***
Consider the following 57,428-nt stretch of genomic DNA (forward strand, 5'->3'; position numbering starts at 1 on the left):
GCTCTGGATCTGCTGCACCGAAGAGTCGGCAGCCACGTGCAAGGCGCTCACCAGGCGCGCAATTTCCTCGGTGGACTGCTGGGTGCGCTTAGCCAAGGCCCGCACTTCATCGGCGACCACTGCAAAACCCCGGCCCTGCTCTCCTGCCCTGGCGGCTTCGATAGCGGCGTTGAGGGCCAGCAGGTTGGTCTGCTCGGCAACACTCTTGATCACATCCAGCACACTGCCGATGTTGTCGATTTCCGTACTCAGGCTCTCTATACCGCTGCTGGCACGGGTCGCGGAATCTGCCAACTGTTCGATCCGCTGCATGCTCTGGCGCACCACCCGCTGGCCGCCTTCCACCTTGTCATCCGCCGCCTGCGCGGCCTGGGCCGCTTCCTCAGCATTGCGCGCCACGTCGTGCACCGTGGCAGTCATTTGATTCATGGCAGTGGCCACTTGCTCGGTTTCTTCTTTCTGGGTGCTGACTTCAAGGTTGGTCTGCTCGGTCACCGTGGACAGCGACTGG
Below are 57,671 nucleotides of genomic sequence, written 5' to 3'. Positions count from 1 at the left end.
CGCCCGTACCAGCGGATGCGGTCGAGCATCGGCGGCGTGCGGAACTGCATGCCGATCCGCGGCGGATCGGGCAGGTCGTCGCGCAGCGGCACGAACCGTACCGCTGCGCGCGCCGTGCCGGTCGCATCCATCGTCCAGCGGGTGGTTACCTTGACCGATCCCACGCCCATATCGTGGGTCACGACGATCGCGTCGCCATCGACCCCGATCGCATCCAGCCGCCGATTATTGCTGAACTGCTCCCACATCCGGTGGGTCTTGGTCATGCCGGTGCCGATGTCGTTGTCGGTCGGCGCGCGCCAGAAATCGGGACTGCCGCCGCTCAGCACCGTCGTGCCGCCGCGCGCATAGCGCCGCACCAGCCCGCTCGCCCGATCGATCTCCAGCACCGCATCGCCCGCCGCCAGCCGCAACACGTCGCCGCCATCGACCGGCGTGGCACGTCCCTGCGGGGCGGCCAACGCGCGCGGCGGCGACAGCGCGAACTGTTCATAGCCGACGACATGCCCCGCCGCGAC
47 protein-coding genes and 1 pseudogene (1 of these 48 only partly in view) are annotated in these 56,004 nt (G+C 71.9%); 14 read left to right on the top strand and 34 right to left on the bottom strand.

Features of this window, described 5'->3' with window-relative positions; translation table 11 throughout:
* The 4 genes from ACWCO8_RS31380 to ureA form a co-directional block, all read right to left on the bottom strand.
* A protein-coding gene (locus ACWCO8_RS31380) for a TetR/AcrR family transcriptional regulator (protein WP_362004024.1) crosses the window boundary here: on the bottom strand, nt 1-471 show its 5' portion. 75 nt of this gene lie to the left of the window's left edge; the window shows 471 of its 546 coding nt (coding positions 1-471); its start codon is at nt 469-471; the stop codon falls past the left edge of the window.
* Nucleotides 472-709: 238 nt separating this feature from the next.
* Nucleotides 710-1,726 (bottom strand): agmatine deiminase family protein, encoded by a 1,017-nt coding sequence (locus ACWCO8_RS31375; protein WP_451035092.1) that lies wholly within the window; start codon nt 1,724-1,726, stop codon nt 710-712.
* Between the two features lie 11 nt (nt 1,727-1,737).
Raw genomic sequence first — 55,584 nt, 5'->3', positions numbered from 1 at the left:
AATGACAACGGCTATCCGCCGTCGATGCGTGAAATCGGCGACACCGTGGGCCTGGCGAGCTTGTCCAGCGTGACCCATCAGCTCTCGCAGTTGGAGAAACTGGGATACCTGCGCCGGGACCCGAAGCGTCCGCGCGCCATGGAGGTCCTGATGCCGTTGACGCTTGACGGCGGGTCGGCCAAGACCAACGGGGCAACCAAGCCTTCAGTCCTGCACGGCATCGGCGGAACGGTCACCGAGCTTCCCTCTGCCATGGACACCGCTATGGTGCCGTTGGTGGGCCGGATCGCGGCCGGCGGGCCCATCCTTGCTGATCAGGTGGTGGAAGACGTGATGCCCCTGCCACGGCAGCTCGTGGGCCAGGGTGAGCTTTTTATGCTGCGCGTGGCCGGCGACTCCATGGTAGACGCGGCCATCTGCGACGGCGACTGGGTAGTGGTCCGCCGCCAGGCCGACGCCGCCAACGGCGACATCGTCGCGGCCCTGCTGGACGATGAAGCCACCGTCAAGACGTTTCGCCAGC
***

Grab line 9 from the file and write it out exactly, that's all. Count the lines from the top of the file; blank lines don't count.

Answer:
* Nucleotides 472-709: 238 nt separating this feature from the next.